Sleep No More's ominous atmosphere and interactive space delights guests

In what seems to be the love child between a haunted house and an escape room, Punchdrunk’s Sleep No More is an immersive theater experience that stands apart from the rest. What elevates this experience beyond others in this trend of high-production-value experimental theater is the sheer attention to detail and the creation of atmosphere.

Sleep No More is located in the McKittrick Hotel, a fictionally abandoned building, which is given a new life just for this show. Guests linger in the Manderley Bar prior to entry. 

Once they are invited inside, there is no sitting, no playbill and no stage. Instead audience members are free to roam about the five floors freely and independently. Solitude is encouraged, speaking is prohibited and exploration is a must.

All books can be taken off the shelves and read, all globes can be spun and all desk drawers can be searched. This excess of detail is exactly what audiences crave when they sit in their red velvet seats at the theater and wonder “is he really reading from that book or is it a blank prop and a recitation of lines?” On that curiosity, Sleep No More delivers.

This is mainly the result of the work of Beatrice Minns, the micro-set designer for Sleep No More. Her meticulous details complement Livi Vaughan’s realistic set design to create that uncanny feeling while exploring the McKittrick Hotel that guests are intruding upon the home of someone that has died long ago, but has never really left.

While exploring the atmosphere is half the entertainment, the actual theater portion of Sleep No More comes in the form of actors interacting with the environment via narrative loops. 

Some character loops are fairly stagnant, frequenting only a few of the same rooms, while others have much more dynamic tracks that might even move between floors.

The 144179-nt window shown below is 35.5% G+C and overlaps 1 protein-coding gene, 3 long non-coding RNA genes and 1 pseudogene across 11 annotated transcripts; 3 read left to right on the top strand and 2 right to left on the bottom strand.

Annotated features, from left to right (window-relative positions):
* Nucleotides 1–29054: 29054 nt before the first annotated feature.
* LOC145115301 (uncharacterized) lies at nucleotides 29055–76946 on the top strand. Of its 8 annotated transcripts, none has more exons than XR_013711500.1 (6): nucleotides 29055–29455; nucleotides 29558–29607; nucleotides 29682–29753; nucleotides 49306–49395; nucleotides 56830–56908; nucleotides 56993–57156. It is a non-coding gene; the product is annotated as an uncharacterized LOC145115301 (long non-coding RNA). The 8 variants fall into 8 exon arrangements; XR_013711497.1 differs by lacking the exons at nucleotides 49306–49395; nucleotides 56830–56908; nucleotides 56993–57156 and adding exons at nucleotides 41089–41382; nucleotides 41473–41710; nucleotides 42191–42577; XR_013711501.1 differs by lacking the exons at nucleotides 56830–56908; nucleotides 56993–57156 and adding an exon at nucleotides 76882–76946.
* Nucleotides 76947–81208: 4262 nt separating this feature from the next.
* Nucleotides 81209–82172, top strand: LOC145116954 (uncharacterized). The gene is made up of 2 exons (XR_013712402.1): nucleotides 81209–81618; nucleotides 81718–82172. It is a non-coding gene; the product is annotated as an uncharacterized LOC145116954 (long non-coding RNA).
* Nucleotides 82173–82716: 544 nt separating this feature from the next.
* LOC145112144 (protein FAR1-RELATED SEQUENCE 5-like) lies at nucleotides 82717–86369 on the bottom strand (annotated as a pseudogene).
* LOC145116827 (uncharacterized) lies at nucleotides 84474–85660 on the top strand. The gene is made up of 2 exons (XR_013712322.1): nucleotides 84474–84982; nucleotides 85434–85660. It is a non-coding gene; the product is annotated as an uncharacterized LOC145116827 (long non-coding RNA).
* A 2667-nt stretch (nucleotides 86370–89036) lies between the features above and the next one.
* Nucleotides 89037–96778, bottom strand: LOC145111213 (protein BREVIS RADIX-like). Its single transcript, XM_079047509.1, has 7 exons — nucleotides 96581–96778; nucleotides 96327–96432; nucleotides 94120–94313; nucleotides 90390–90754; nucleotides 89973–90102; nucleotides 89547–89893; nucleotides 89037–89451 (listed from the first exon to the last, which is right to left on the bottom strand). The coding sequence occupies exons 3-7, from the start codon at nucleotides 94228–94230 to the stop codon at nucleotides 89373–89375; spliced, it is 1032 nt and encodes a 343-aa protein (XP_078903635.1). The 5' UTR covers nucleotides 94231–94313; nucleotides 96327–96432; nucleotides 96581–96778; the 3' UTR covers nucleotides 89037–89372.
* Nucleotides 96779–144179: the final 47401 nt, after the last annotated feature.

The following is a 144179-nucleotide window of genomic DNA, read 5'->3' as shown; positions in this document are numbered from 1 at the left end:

The concept is having to follow a character to keep up with a particular story line but in doing so, Punchdrunk delivers essentially the truest form of a first-person narrative.

Despite having an open universe to explore, guests cannot help but become focused on following the character on their journey.

Boodoo |    Flickr

Boodoo | Flickr

With Euan Maybank’s lighting design, at times it can be hard to see anything else. It is dark inside the McKittrick; just dark enough so that you can see the hand in front of your face, but not much else.

It is a clever darkness though; the audience is told that they can explore to their heart’s desire, but it is Maybank’s light design that truly acts as a guide. Before even entering the Manderley bar, guests must traverse a dark, twisted corridor where the only guides are small lights dispersed stingily on the floor. While “spooky,” this design also strategically teaches visitors that the dark corners are no place to linger.

Scene with Masks, 2014

Robin Roemer |    Wikimedia Commons

Robin Roemer | Wikimedia Commons


 Sleep No More is a highly interpretive piece. Actors favor motion over speech, often breaking into dance when their music starts to play. Maxine Doyle’s choreography is bewitching but can become a little repetitive.

What is truly magical is Stephen Dobbie’s sound design which accompanies such movement. The transitions are clean, the timing impeccable, and the suspenseful Hitchcockian tracks were chased with period tunes to break the tension.

What is truly most impressive about this Punchdrunk production is the skillful coordination of the narrative loops which revolve around the music and sound cues. Without an attentive ear, it is almost impossible to track where the music repeats, but it must because all of the storylines have points where they dance or even mouth the words to a song.

There is but one bone to pick with Punchdrunk’s production of Sleep No More: the price. The factors that makes this show unique is also what makes the price difficult to accept. The ability to choose your own path is priceless, but with several story loops it is literally impossible to see all of them in one go.

So instead of paying a lofty fee to experience something just once, audience members are tossed out too soon with burning questions and no sense of closure. To expect audience members to pay over 100 dollars per ticket and only get to see a portion of the show feels something like a scam.

It would be wrong to continue singing the praises of Sleep No More in a student newspaper without emphasizing this barrier to entry.

Overall, Sleep No More delivers on every aspect of storytelling. There is a mastery to the craft on both a micro and macro level and an understanding of the human condition.

If only every human could have a chance to see it.

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